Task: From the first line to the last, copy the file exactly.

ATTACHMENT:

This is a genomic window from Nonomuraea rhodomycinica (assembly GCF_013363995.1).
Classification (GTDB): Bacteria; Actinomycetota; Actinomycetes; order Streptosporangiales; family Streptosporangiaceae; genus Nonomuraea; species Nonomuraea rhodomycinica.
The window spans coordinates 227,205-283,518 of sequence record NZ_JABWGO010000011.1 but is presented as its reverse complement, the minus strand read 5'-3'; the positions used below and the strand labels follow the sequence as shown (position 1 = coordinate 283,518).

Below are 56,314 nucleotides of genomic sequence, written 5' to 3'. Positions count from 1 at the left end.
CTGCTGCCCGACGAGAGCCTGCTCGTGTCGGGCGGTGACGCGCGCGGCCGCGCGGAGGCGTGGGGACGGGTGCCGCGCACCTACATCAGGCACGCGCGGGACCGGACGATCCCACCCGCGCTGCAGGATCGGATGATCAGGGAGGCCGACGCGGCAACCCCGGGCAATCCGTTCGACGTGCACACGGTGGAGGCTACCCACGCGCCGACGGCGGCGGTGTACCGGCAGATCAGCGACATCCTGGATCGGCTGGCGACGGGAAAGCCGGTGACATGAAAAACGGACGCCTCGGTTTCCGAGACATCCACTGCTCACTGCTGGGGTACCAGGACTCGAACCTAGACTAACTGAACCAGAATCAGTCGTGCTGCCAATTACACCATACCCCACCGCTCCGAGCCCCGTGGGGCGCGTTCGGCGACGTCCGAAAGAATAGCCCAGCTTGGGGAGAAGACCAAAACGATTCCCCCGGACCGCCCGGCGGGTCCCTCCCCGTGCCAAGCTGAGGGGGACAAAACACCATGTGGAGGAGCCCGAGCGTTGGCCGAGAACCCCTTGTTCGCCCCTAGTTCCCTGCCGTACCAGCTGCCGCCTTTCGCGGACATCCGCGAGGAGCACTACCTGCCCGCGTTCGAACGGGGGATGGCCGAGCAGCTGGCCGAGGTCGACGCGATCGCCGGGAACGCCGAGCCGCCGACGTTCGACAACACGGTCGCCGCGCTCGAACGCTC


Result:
This is a genomic window from Nonomuraea rhodomycinica (assembly GCF_013363995.1).
Classification (GTDB): Bacteria; Actinomycetota; Actinomycetes; order Streptosporangiales; family Streptosporangiaceae; genus Nonomuraea; species Nonomuraea rhodomycinica.
The window spans coordinates 227,205-283,518 of sequence record NZ_JABWGO010000011.1 but is presented as its reverse complement, the minus strand read 5'-3'; the positions used below and the strand labels follow the sequence as shown (position 1 = coordinate 283,518).

Below are 56,314 nucleotides of genomic sequence, written 5' to 3'. Positions count from 1 at the left end.
CTGCTGCCCGACGAGAGCCTGCTCGTGTCGGGCGGTGACGCGCGCGGCCGCGCGGAGGCGTGGGGACGGGTGCCGCGCACCTACATCAGGCACGCGCGGGACCGGACGATCCCACCCGCGCTGCAGGATCGGATGATCAGGGAGGCCGACGCGGCAACCCCGGGCAATCCGTTCGACGTGCACACGGTGGAGGCTACCCACGCGCCGACGGCGGCGGTGTACCGGCAGATCAGCGACATCCTGGATCGGCTGGCGACGGGAAAGCCGGTGACATGAAAAACGGACGCCTCGGTTTCCGAGACATCCACTGCTCACTGCTGGGGTACCAGGACTCGAACCTAGACTAACTGAACCAGAATCAGTCGTGCTGCCAATTACACCATACCCCACCGCTCCGAGCCCCGTGGGGCGCGTTCGGCGACGTCCGAAAGAATAGCCCAGCTTGGGGAGAAGACCAAAACGATTCCCCCGGACCGCCCGGCGGGTCCCTCCCCGTGCCAAGCTGAGGGGGACAAAACACCATGTGGAGGAGCCCGAGCGTTGGCCGAGAACCCCTTGTTCGCCCCTAGTTCCCTGCCGTACCAGCTGCCGCCTTTCGCGGACATCCGCGAGGAGCACTACCTGCCCGCGTTCGAACGGGGGATGGCCGAGCAGCTGGCCGAGGTCGACGCGATCGCCGGGAACGCCGAGCCGCCGACGTTCGACAACACGGTCGCCGCGCTCGAACGCTC